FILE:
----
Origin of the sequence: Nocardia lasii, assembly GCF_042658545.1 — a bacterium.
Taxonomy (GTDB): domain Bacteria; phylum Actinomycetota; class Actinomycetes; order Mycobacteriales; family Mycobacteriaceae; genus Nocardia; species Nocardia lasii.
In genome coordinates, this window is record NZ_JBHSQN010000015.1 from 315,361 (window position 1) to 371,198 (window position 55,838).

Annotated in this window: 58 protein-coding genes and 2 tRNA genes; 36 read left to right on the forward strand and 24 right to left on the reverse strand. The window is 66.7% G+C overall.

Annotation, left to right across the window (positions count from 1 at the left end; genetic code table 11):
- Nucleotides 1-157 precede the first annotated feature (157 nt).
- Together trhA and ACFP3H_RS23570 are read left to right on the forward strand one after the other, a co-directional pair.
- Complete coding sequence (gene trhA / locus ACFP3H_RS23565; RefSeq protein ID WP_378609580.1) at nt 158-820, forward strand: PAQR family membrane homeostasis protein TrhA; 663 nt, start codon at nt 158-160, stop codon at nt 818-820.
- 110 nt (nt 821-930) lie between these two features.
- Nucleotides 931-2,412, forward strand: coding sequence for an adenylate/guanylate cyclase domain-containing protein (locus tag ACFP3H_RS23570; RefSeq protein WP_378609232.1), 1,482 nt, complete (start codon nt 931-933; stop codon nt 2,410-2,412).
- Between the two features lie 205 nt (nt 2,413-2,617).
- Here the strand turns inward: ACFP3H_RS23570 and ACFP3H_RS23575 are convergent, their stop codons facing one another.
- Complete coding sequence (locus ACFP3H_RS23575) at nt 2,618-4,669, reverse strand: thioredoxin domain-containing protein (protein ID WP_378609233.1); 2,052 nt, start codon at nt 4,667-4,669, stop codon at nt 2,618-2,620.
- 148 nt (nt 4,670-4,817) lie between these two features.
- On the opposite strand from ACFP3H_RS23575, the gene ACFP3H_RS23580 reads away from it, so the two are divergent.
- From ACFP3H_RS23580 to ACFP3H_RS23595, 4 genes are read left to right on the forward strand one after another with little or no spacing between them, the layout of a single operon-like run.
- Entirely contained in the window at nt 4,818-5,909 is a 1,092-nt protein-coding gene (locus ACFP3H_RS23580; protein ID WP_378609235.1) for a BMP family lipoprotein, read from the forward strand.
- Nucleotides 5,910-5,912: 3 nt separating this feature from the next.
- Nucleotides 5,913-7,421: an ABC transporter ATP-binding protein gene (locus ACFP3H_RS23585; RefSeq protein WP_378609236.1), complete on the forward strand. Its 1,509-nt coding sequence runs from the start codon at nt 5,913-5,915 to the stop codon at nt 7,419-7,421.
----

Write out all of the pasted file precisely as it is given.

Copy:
Origin of the sequence: Nocardia lasii, assembly GCF_042658545.1 — a bacterium.
Taxonomy (GTDB): domain Bacteria; phylum Actinomycetota; class Actinomycetes; order Mycobacteriales; family Mycobacteriaceae; genus Nocardia; species Nocardia lasii.
In genome coordinates, this window is record NZ_JBHSQN010000015.1 from 315,361 (window position 1) to 371,198 (window position 55,838).

Annotated in this window: 58 protein-coding genes and 2 tRNA genes; 36 read left to right on the forward strand and 24 right to left on the reverse strand. The window is 66.7% G+C overall.

Annotation, left to right across the window (positions count from 1 at the left end; genetic code table 11):
- Nucleotides 1-157 precede the first annotated feature (157 nt).
- Together trhA and ACFP3H_RS23570 are read left to right on the forward strand one after the other, a co-directional pair.
- Complete coding sequence (gene trhA / locus ACFP3H_RS23565; RefSeq protein ID WP_378609580.1) at nt 158-820, forward strand: PAQR family membrane homeostasis protein TrhA; 663 nt, start codon at nt 158-160, stop codon at nt 818-820.
- 110 nt (nt 821-930) lie between these two features.
- Nucleotides 931-2,412, forward strand: coding sequence for an adenylate/guanylate cyclase domain-containing protein (locus tag ACFP3H_RS23570; RefSeq protein WP_378609232.1), 1,482 nt, complete (start codon nt 931-933; stop codon nt 2,410-2,412).
- Between the two features lie 205 nt (nt 2,413-2,617).
- Here the strand turns inward: ACFP3H_RS23570 and ACFP3H_RS23575 are convergent, their stop codons facing one another.
- Complete coding sequence (locus ACFP3H_RS23575) at nt 2,618-4,669, reverse strand: thioredoxin domain-containing protein (protein ID WP_378609233.1); 2,052 nt, start codon at nt 4,667-4,669, stop codon at nt 2,618-2,620.
- 148 nt (nt 4,670-4,817) lie between these two features.
- On the opposite strand from ACFP3H_RS23575, the gene ACFP3H_RS23580 reads away from it, so the two are divergent.
- From ACFP3H_RS23580 to ACFP3H_RS23595, 4 genes are read left to right on the forward strand one after another with little or no spacing between them, the layout of a single operon-like run.
- Entirely contained in the window at nt 4,818-5,909 is a 1,092-nt protein-coding gene (locus ACFP3H_RS23580; protein ID WP_378609235.1) for a BMP family lipoprotein, read from the forward strand.
- Nucleotides 5,910-5,912: 3 nt separating this feature from the next.
- Nucleotides 5,913-7,421: an ABC transporter ATP-binding protein gene (locus ACFP3H_RS23585; RefSeq protein WP_378609236.1), complete on the forward strand. Its 1,509-nt coding sequence runs from the start codon at nt 5,913-5,915 to the stop codon at nt 7,419-7,421.